maasai_people_kenyaHigh-Fat Cultures Have The Lowest Risk Of Heart Disease

Many cultures around the world have existed for many generations on a diet rich in saturated animal fats. It is a lie that animal fats “cause heart disease”, and is a myth which has perpetuated since the 1950’s. Here are just a few of the world’s many indigenous cultures which eat a diet rich in saturated animal fats.The interesting thing about these indigenous cultures is that they carry literally NO body fat, have great muscle tone and in addition have exceptional cardiovascular fitness. But – they eat plenty of fat. Note how I didn’t say that they drink plenty of alcohol, eat lots of refined products like white bread, they don’t tend to eat at McDonalds or Burger King either.

  • The Masai Tribe from Kenya and Tanzania (Africa) – Meat, milk and blood from cattle. Butter for infants. A diet which is 66% rich in saturated animal fats.
  • The Inuit (Eskimos) Arctic Eskimo tribe – Whale meat and blubber, deep sea cold water fish. A diet which is 75% rich in saturated fats.
  • The Rendille Tribe from the Kaisut Desert (North-East Africa) – Camel meat, milk and blood. A diet which is 65% rich in saturated animal fats.
  • The Tokelau Tribe from three atoll islands (Pacific Ocean) – Fish and coconut. A diet which is 60% rich in saturated animal fats.

margarineTrans Fats

These are the bad guys, the “Darth Vader” of processed foods. These fats form when vegetable oil is made to harden with a process called “hydrogenation”, and can raise bad cholesterol (cholesterols, and  lower good cholesterol (HDL) levels, which of course is the exact opposite of what you need in order to maintain good heart health! The consumption of food containing trans-fat (as opposed to saturated fats) has unequivocally been shown to increase the risk of heart disease by raising levels of LDL (bad cholesterol), and lowering levels of HDL (good cholesterol).
They are made to prolong the shelf life of processed foods and some companies may in fact make you believe that they are “villain; and point the finger naturally saturated fats as being the villian.  Fast food supplier McDonald’s announced in New Zealand in 2006 that it made changes to its cooking oil, resulting in a blend that is “virtually” trans fat free.  These fatty acids can cause major clogging of your arteries, as well as potentially causing type 2 diabetes and other serious health problems. Here are several reasons why trans-fats are not so good for you:

  • Trans fat is found in most shortenings, many labellinges (avoid them and use REAL butter instead), packaged and processed snacks such as crackers, biscuits and cookies, many commercially fried foods, pastries and other foods prepared with partially hydrogenated vegetable oils. Check the labels and ask the manufacturer, the label will state: “partially hydrogenated”.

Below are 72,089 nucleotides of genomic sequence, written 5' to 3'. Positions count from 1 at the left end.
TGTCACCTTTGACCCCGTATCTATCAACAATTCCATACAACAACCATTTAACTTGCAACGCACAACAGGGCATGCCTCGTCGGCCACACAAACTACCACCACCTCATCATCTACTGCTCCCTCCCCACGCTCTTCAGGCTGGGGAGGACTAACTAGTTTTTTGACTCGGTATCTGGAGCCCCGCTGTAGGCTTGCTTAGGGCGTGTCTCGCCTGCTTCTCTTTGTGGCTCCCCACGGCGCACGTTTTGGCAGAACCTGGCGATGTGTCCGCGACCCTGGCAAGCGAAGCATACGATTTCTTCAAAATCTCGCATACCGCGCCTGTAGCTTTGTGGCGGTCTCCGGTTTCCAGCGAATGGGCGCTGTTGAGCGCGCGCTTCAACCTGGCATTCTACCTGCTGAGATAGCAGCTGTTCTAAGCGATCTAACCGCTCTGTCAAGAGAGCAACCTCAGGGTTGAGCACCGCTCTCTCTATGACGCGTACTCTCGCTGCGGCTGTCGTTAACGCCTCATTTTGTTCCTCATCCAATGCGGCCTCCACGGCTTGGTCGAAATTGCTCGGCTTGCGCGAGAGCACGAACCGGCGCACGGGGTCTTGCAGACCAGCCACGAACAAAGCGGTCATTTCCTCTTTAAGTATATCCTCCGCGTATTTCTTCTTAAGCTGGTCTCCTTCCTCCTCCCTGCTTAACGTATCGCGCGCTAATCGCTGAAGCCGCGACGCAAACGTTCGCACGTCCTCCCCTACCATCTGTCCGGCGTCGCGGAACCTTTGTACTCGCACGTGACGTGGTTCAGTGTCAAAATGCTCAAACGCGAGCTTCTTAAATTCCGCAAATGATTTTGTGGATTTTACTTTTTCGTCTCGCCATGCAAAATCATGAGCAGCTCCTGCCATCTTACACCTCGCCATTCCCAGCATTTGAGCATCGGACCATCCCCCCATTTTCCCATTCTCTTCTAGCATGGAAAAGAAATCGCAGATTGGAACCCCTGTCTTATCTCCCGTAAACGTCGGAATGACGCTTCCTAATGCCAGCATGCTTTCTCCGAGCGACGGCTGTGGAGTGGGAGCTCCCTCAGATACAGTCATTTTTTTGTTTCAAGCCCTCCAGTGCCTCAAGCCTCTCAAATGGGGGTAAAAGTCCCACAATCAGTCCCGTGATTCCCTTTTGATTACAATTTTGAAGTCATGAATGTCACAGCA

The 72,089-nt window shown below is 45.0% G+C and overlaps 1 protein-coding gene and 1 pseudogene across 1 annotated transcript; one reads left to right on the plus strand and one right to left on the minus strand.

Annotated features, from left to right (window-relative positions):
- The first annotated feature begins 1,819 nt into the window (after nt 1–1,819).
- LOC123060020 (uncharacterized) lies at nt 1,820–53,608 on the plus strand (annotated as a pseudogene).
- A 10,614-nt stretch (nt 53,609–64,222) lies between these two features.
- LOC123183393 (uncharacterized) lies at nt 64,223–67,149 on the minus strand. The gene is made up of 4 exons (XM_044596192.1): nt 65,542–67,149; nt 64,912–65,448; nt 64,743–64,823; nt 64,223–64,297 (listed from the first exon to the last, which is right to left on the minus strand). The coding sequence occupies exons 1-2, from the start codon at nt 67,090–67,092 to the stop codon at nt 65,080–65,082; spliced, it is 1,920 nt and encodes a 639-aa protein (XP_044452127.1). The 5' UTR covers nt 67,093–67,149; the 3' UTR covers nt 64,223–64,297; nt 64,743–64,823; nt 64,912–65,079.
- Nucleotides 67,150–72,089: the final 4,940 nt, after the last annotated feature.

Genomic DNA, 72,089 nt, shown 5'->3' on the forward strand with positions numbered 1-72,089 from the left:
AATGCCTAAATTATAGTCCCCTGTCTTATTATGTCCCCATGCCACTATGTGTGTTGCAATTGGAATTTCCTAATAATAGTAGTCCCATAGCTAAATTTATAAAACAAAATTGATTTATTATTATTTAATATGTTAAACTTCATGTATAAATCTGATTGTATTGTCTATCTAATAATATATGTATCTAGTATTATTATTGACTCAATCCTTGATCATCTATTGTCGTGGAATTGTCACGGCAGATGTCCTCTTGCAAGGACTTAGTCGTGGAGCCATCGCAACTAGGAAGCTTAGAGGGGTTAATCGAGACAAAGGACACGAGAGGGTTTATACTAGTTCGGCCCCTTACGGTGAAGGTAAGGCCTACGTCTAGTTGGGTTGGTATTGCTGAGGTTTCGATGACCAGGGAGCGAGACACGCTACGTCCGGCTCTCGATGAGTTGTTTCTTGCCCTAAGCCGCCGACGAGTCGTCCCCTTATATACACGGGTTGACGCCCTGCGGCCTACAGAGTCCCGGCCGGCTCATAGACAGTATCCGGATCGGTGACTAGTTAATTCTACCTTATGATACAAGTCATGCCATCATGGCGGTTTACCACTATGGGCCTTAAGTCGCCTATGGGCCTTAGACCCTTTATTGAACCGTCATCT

• Some margarine brands use what we call “fractionated” oils instead of partially hydrogenated oils in order to eliminate trans-fat. The fractionation process involves heating then cooling the oil when it is liquid, thus separating it to “fractions” that have different melting points. Unfortunately, this process raises the level of saturated fat in the oil and makes it unhealthy.
  • Trans fat containing food packages has been mandatory since 2006 (hence the McDonald’s change), but if a serving has less than one half a gram of trans-fat, the label may state ZERO. And that even includes 0.49 grams in a serving size for a one year old.
  • In 2003, Denmark effectively banned trans-fat from all foods, charting a course for an 80% reduction of trans-fat in all foods, and in 2008, California became the first state to ban restaurant chains from using  trans-fats for cooking or frying.
  • Are you eating a food butter like trans fats? Check it out and if you are – STOP consuming it now if you value your circulation long term.

Health Tip – What is the difference be hydrogenation and partial hydrogenation?

Hydrogenation is the process of bombarding an oil’s fat molecules with hydrogen atoms, making it more dense and raising its melting point, so that the oil becomes solid at room temperature.  An unfortunate side effect of this the creation of trans-fatty acids. Partially hydrogenated oil means that the hydrogenation process stopped short of a full solid, reaching a more creamy, semi-soft, butter like consistency. This is the story of margarine. Cis and trans are terms that refer to the arrangement of chains of carbon atoms in a fat molecule, hydrogenation turns cis into trans.Olive_Oil

Monounsaturated Fats